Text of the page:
Arkto Euphemism

TIL the original word for a Bear was ‘Arkto’ but our proto-Germanic ancestors started referring to them as ‘bear’ which meant ‘brown one.’ This practice came from a superstitious fear that speaking the predators name would summon him. This is one of the earliest examples of a euphemism.

We know what the word they were avoiding was- Arkto. We can construct it from other languages.

Half of all spoken language is descendant from Proto-Indo-European, a language spoken by a Eurasian Steppe culture that migrated out from their homeland somewhere in either Russia or the Caucasus (this is why Caucasian means “White European descent”). They spread so far and so wide that fingerprints of their language are found in almost all of Europe (looking at you, Suoma and Magyars, ya weird bastards), and much of West Asia and the Indian subcontinent. In the 1890s, linguists were beginning to notice a weird quirk of Latin, Greek, and Sanskrit: They all sounded alike. Two of which developed independently and one of which was all the way out in fucking India, so what the hell? Well, linguists already knew that languages had history at that they can diverge, so a few started trying to identify cognates- words in these languages that might be related. As this genealogy of language developed, more tongues were added to the family tree, and soon enough, most of Europe is on the list, along with the Turkic languages and Armenian (which sounds like no other language out there so this was a big deal).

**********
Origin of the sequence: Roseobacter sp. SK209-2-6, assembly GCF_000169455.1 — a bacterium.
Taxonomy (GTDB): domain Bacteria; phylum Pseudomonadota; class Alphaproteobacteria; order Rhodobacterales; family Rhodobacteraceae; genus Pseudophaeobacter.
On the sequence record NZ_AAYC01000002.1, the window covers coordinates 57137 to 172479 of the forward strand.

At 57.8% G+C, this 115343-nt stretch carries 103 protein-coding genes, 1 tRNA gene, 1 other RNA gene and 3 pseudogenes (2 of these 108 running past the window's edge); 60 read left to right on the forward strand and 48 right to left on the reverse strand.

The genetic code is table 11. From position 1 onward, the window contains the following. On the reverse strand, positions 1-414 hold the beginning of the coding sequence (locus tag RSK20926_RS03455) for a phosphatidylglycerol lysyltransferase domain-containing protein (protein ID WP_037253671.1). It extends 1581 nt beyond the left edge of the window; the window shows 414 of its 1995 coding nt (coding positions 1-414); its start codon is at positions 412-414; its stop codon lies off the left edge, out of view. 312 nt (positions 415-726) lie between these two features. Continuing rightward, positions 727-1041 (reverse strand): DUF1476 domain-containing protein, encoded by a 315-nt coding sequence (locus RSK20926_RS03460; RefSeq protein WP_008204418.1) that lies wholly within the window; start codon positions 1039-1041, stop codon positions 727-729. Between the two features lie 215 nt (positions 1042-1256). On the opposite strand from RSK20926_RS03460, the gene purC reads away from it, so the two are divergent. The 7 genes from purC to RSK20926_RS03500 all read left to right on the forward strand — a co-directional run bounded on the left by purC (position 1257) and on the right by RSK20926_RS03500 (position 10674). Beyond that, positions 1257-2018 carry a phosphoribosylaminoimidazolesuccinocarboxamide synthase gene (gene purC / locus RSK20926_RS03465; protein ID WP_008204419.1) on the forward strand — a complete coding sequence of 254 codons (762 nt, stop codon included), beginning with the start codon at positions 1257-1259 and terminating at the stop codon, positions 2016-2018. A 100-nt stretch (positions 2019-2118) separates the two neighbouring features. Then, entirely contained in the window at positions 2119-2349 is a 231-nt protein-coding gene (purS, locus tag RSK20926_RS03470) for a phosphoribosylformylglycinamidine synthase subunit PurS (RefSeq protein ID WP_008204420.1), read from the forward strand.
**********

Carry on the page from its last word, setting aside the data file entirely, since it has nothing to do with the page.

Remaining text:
In the same way we pieced together these cognate languages, we know what the word was- because it is still used in other languages. See, it was the Germanic branch of the PIE family that used a new name.

The German word for “Bear” is Bär /bɛɐ/. The Nordic word is almost always Bjørn /bjœːɳ/, with little variation among them. The Dutch word is Beer and the Frisian (English’s close cousin) is Bear.

Yet the Latin word is Ursus. The Italian word is Orso. Spanish word is Oso. The Russian word is Medvedv. The Polish word is Niedźwiedź. The Turkish word is Ayi. The Uzbek word is Ayiq. And so on.

From living and dead langauges, we can tell the fluid change of the word, until we can arrive at the original. The Slavic languages are all going by a Proto-Indo-European word meaning “Honey-Eater”, though it doesn’t appear the word for “bear” was taboo to the Slavic branch. The Latin languages are all descendant from Old Italic “Orssos”, which is congate with the Proto-Greek word “Arkos” (Fun fact: Arctic. The Northern One).

All these mean the original word for Bear in that language was something like *h₂ŕ̥tḱos.

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